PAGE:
Friday, March 12, 2010

‘Hold each corporator accountable to all issues’

‘Hold each corporator accountable to all issues’
Ramesh Ramanathan Feels BBMP Should Be More Accessible To People
Prashanth G N | TNN

Bangalore: Suggestions from credible citizens who can be analysts, activists and strategists can help in formulating clear and sensitive policies. Janaagraha co-founder and civic strategist Ramesh Ramanathan shares with TOI some ideas on what the new corporators can do for Bangalore’s progress. Excerpts:
What should be the fundamental focus of the soon-to-be elected corporators?
Improving quality of life of every citizen of Bangalore.
Quality of life in what ways?
Everything that matters in everyday life — regular supply of clean drinking water, electricity, clean and efficient way of collecting and disposing of garbage, easy access to public transport, good roads, greener colonies, easing traffic congestion, etc. In a larger sense, BBMP becoming more accessible to people, transparent and corrupt-free.
How can we get corporators to deliver on these?
Citizens have to develop a mechanism to hold each corporator accountable to each of these issues. We have to seek specific answers to specific issues at regular intervals and assess and measure what the corporator has done in a period of, let’s say, three months. If an area requires better water supply, a corporator can be given time to improve matters based on which we assess him/her. Same with other issues. If we have regular meetings and have a report that shows assessment of the corporator and amount of work done, things can improve.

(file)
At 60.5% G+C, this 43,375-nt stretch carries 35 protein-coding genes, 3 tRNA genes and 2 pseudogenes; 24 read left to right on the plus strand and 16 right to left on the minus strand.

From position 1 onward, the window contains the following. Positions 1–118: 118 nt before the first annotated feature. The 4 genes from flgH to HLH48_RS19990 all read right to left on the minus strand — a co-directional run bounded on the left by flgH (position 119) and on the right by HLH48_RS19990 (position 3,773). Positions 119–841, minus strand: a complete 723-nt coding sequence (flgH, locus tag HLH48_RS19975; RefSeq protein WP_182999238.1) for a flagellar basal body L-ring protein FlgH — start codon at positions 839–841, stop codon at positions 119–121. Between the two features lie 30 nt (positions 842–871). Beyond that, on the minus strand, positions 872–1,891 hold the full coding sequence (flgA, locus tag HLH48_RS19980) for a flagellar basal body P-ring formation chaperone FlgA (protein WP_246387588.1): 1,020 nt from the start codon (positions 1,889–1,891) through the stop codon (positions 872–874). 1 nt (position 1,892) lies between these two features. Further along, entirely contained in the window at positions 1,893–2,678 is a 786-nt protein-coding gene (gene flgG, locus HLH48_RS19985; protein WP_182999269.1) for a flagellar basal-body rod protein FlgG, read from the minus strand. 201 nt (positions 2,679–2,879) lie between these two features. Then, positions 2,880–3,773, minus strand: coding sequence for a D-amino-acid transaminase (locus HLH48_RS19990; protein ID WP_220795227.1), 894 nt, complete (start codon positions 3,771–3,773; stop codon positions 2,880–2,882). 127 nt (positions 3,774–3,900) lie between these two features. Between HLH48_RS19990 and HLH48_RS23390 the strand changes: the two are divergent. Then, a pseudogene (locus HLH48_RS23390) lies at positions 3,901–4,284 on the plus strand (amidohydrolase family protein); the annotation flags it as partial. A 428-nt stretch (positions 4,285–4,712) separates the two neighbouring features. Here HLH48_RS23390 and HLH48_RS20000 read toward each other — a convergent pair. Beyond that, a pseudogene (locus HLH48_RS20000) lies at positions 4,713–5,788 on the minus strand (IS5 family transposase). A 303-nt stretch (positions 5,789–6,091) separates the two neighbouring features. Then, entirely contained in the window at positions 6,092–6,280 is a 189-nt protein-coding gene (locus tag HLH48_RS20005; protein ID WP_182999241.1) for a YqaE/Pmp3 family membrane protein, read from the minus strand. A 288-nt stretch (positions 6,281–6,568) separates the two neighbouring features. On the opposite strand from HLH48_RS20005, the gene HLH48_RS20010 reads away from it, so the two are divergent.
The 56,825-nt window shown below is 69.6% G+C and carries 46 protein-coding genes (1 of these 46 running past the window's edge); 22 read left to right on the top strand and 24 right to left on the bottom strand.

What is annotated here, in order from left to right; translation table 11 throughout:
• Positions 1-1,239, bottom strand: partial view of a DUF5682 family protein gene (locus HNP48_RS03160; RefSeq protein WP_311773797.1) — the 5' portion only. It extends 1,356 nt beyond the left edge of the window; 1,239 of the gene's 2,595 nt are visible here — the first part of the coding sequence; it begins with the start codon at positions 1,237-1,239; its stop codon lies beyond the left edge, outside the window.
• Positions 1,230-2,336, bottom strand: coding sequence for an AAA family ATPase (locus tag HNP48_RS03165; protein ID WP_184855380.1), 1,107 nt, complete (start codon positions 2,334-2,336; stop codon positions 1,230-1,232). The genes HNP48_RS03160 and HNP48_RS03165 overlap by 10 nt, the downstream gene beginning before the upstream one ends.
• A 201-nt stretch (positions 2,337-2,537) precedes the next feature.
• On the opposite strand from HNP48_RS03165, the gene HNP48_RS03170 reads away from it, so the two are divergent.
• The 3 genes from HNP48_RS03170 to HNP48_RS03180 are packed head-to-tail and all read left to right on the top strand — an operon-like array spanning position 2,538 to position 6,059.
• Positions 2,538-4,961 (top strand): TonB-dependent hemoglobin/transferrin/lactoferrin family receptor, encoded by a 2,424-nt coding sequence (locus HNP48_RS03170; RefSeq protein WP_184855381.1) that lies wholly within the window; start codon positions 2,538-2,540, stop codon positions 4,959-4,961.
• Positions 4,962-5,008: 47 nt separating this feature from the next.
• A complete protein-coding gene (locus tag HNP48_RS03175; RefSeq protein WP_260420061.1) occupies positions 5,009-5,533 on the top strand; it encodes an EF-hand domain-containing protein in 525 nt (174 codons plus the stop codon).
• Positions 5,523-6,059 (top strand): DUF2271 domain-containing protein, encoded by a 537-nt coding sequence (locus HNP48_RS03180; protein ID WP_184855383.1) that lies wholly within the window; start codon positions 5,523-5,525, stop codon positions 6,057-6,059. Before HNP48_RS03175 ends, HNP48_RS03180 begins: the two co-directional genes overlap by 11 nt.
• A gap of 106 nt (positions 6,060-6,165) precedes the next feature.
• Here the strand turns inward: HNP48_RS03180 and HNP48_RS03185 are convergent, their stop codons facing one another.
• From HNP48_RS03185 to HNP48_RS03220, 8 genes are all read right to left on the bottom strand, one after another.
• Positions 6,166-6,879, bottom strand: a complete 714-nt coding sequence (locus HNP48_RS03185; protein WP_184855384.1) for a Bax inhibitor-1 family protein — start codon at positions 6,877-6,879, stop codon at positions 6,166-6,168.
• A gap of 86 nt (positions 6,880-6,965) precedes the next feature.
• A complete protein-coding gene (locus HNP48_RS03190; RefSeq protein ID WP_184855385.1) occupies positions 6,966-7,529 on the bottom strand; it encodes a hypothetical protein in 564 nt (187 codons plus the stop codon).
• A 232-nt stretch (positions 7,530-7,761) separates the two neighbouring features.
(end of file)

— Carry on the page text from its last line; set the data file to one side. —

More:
What can the new BBMP council do to begin with?
The new council should frame two separate action plans — one for Bangalore metropolitan region and one for city core. It should have a clear vision of issues to be addressed in both. Two plans are suggested because the metro region and city feed each other — for instance — while we collect garbage in the city, we dispose the same in the metro region. So we need a garbage collection plan for the city and disposal plan for the metro region — identifying landfills in the metro region, their extent, the surroundings, how much garbage can the landfills take, etc. Essentially, the city plan then should be devised based on the metro region plan and both plans should be devised on their respective needs. We then act according to the plan and needs.
But there is already the regional governance Bill for the metro region. We have a Bill yes, not a plan. The Bill will take time to pass. The newly elected council meanwhile can work out draft action plans for the metro region and the city — and act on them with the mandate of the council. The plans can be devised in a participative way. Councillors, experts, civic analysts and activists all help.
What after the plans?
I’d suggest a sequence. Frame metro region plan, have a city plan based on the metro region plan, then identify specific infrastructure requirements, then draw a priority list. After that, evolve a top 10 and finally a plan for execution. All of these have to be time-bound. After all, this comes in the assessment of the corporator and projects based on which citizens can seek greater responsiveness.
How will citizens know how the corporator is performing?
We can have corporator-citizen meetings every three months. Corporators can tell citizens what they have done and what’s left. The more they communicate to citizens, greater the confidence citizens would have in the system. I’d suggest the new council be frequently communicative on projects. Progress will automatically happen.

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